1. Limited time only! Sign up for a free 30min personal tutor trial with Chegg Tutors
    Dismiss Notice
Dismiss Notice
Join Physics Forums Today!
The friendliest, high quality science and math community on the planet! Everyone who loves science is here!

Homework Help: Integration of a composite function

  1. Jun 18, 2012 #1
    1. The problem statement, all variables and given/known data
    The question I have is a more general one, but one I can't find an anser to since I don't have any access to a book on integration at the moment.

    How do we Integrate a composite function.

    ∫f(g(x)) dx

    2. Relevant equations

    3. The attempt at a solution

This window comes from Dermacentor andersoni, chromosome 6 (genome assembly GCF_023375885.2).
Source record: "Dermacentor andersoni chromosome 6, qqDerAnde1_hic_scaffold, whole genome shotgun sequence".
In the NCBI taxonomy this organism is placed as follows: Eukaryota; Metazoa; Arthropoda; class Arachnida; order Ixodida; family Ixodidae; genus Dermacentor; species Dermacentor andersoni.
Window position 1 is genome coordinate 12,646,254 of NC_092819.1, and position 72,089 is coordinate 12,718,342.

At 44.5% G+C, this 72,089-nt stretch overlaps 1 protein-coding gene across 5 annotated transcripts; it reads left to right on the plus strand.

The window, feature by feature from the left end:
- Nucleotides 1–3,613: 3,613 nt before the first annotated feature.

2. jcsd
  3. Jun 18, 2012 #2
    A technique that might work is substitution. But it depends on the specific values of f and g, really.
  4. Jun 19, 2012 #3
    Ok, so that means that there is not general method like for integration, as there is for differentiation?
    Nonetheless thanks!
  5. Jun 19, 2012 #4
    If you have ∫f(g(x))g'(x)dx, then this is equal to the simpler ∫f(u)du. This is the analogue to the chain rule for integrals. I say it in words as, the derivative of the inside must appear outside.
Share this great discussion with others via Reddit, Google+, Twitter, or Facebook